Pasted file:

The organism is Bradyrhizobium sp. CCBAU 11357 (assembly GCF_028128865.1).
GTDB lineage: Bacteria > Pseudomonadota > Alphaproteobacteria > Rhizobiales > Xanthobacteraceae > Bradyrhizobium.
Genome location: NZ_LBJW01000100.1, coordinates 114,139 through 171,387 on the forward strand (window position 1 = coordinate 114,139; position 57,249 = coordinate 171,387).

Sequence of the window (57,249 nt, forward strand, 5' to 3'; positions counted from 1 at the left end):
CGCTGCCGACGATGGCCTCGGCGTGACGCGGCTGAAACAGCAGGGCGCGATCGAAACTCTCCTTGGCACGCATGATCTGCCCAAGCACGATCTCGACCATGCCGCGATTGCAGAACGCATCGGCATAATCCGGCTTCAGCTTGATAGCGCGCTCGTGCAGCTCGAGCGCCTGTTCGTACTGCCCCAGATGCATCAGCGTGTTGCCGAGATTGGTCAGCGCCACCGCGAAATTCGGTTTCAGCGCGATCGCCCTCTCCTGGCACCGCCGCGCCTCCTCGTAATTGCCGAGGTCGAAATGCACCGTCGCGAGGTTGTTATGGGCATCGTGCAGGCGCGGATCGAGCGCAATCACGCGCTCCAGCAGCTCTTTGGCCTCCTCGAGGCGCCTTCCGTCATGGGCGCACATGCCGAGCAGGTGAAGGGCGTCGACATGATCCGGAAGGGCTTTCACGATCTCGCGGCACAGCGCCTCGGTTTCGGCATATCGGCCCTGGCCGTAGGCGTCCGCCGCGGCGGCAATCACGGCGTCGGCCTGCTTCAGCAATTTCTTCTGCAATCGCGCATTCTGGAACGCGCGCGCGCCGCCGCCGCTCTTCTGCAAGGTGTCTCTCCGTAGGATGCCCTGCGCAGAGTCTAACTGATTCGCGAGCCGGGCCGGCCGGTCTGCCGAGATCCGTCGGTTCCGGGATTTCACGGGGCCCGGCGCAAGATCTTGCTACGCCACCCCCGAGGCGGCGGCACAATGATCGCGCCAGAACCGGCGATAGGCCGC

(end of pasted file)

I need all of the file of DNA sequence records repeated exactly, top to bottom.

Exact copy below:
The organism is Bradyrhizobium sp. CCBAU 11357 (assembly GCF_028128865.1).
GTDB lineage: Bacteria > Pseudomonadota > Alphaproteobacteria > Rhizobiales > Xanthobacteraceae > Bradyrhizobium.
Genome location: NZ_LBJW01000100.1, coordinates 114,139 through 171,387 on the forward strand (window position 1 = coordinate 114,139; position 57,249 = coordinate 171,387).

Sequence of the window (57,249 nt, forward strand, 5' to 3'; positions counted from 1 at the left end):
CGCTGCCGACGATGGCCTCGGCGTGACGCGGCTGAAACAGCAGGGCGCGATCGAAACTCTCCTTGGCACGCATGATCTGCCCAAGCACGATCTCGACCATGCCGCGATTGCAGAACGCATCGGCATAATCCGGCTTCAGCTTGATAGCGCGCTCGTGCAGCTCGAGCGCCTGTTCGTACTGCCCCAGATGCATCAGCGTGTTGCCGAGATTGGTCAGCGCCACCGCGAAATTCGGTTTCAGCGCGATCGCCCTCTCCTGGCACCGCCGCGCCTCCTCGTAATTGCCGAGGTCGAAATGCACCGTCGCGAGGTTGTTATGGGCATCGTGCAGGCGCGGATCGAGCGCAATCACGCGCTCCAGCAGCTCTTTGGCCTCCTCGAGGCGCCTTCCGTCATGGGCGCACATGCCGAGCAGGTGAAGGGCGTCGACATGATCCGGAAGGGCTTTCACGATCTCGCGGCACAGCGCCTCGGTTTCGGCATATCGGCCCTGGCCGTAGGCGTCCGCCGCGGCGGCAATCACGGCGTCGGCCTGCTTCAGCAATTTCTTCTGCAATCGCGCATTCTGGAACGCGCGCGCGCCGCCGCCGCTCTTCTGCAAGGTGTCTCTCCGTAGGATGCCCTGCGCAGAGTCTAACTGATTCGCGAGCCGGGCCGGCCGGTCTGCCGAGATCCGTCGGTTCCGGGATTTCACGGGGCCCGGCGCAAGATCTTGCTACGCCACCCCCGAGGCGGCGGCACAATGATCGCGCCAGAACCGGCGATAGGCCGC